Stephen Blank, guest contributor
A secret meeting? Presidents Obama and Calderón and Prime Minister Harper meet tomorrow in Guadalajara, Mexico. The White House is “completely mum” on the meeting, reports the journalistic terrorist Jerome Corsi.
But it’s a drizzle in a teacup. Even Lou Dobbs has taken a pass on this one. No danger of NAU here.
There must be relief in Washington. President Obama is meeting with the North American amigos and the blogs are not accusing him of selling out the nation’s sovereignty. (They are much too busy accusing him of selling out the nation’s health care system. “Keep the government out of Medicare!” in the words of one opponent.) Heads are down so low that scarcely a word has been heard about the meeting agenda.
The usual experts divine the likely list. Peter DeShazo, Director of the CSIS Americas Program says there are three priority areas: the economy, clean energy and climate change, and citizen safety. “More specifically, issues such as efforts to recover from the economic recession, competitiveness of the North American Free Trade Agreement (NAFTA) partnership, border-related issues, regional cooperation on the H1N1 flu pandemic, and trilateral efforts to combat narcotics trafficking and drug-related violence will be discussed. The three leaders are also expected to cover other issues related to hemispheric affairs in their discussions, including the ongoing political crisis in Honduras.” A good day’s work that.
Is SPP dead? Some say so. This public relations disaster will vanish but work will continue at the bureau level – particularly between the US and Canada – as it has since World War II. That’s what SPP was really about. But while marginal gains (“plucking the low hanging fruit”) are all to the good, what we need now is some serious consideration about where we go from here.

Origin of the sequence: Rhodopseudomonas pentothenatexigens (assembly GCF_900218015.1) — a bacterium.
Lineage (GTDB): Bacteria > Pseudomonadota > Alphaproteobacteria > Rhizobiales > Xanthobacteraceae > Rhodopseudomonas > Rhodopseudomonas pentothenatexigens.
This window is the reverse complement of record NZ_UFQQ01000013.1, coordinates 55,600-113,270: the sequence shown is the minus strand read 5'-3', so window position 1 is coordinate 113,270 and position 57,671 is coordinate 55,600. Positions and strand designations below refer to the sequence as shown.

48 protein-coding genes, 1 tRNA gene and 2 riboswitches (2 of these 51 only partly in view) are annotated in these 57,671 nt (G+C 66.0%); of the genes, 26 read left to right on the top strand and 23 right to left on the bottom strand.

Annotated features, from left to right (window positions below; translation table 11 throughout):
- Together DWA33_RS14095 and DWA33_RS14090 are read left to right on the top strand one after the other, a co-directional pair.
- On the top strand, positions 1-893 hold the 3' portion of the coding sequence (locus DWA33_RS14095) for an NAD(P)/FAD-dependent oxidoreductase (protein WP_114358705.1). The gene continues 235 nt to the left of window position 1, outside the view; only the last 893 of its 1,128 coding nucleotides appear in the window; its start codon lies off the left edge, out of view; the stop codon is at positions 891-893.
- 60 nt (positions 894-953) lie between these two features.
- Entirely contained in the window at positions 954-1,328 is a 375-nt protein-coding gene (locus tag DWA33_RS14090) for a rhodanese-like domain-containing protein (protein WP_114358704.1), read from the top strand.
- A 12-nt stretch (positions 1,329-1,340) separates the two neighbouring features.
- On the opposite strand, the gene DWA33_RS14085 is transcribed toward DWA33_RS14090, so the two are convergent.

And this is what is not going to emerge from the meeting. We will not see a vision of North America in the 21st century.
What we have now is a product of several complimentary forces – efforts by firms (beginning with the Auto Pact in 1965) to build continental supply chains and the two free trade agreements which provided a framework of certainty to continue this process of economic integration.
But now incrementalism is insufficient and major issues must be confronted – ranging from environmental collaboration and a continental energy strategy, building a continental freight infrastructure system to a wide array of questions on borders, demographic patterns and security. And this is why the heads-down, lowest profile approach to the leaders summit is so troubling. Sure, it avoids problems now and the three guys can have a quiet sit-down together.
But the style creates two larger problems. First, if we act like conspirators – if mum’s the word – then it can be no surprise that people think there is a conspiracy. And more important, once again we fail to begin to create the informed constituency that will be necessary to confront the kind of decisions that must be made about North America in the 21st century.